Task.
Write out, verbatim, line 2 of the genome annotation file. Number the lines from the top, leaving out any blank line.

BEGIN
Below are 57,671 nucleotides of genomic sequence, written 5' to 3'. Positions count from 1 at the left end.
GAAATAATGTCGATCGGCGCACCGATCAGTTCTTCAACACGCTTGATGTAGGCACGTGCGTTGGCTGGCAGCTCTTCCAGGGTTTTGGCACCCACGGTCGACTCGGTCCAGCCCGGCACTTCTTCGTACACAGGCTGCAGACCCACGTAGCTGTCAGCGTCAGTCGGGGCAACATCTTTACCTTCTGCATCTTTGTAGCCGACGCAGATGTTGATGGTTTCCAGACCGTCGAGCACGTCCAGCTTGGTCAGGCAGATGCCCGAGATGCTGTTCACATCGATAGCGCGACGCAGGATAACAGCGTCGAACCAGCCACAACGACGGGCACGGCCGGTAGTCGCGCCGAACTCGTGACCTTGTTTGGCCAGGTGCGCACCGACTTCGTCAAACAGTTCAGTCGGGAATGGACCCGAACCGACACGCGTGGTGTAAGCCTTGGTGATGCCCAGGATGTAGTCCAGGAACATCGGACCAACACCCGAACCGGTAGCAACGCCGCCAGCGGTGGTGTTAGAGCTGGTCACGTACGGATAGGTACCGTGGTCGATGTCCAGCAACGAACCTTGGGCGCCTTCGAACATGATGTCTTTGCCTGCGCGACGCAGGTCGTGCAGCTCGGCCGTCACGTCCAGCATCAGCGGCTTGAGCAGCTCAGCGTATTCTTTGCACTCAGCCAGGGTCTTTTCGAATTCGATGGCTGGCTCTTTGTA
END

GAAATAATGTCGATCGGCGCACCGATCAGTTCTTCAACACGCTTGATGTAGGCACGTGCGTTGGCTGGCAGCTCTTCCAGGGTTTTGGCACCCACGGTCGACTCGGTCCAGCCCGGCACTTCTTCGTACACAGGCTGCAGACCCACGTAGCTGTCAGCGTCAGTCGGGGCAACATCTTTACCTTCTGCATCTTTGTAGCCGACGCAGATGTTGATGGTTTCCAGACCGTCGAGCACGTCCAGCTTGGTCAGGCAGATGCCCGAGATGCTGTTCACATCGATAGCGCGACGCAGGATAACAGCGTCGAACCAGCCACAACGACGGGCACGGCCGGTAGTCGCGCCGAACTCGTGACCTTGTTTGGCCAGGTGCGCACCGACTTCGTCAAACAGTTCAGTCGGGAATGGACCCGAACCGACACGCGTGGTGTAAGCCTTGGTGATGCCCAGGATGTAGTCCAGGAACATCGGACCAACACCCGAACCGGTAGCAACGCCGCCAGCGGTGGTGTTAGAGCTGGTCACGTACGGATAGGTACCGTGGTCGATGTCCAGCAACGAACCTTGGGCGCCTTCGAACATGATGTCTTTGCCTGCGCGACGCAGGTCGTGCAGCTCGGCCGTCACGTCCAGCATCAGCGGCTTGAGCAGCTCAGCGTATTCTTTGCACTCAGCCAGGGTCTTTTCGAATTCGATGGCTGGCTCTTTGTA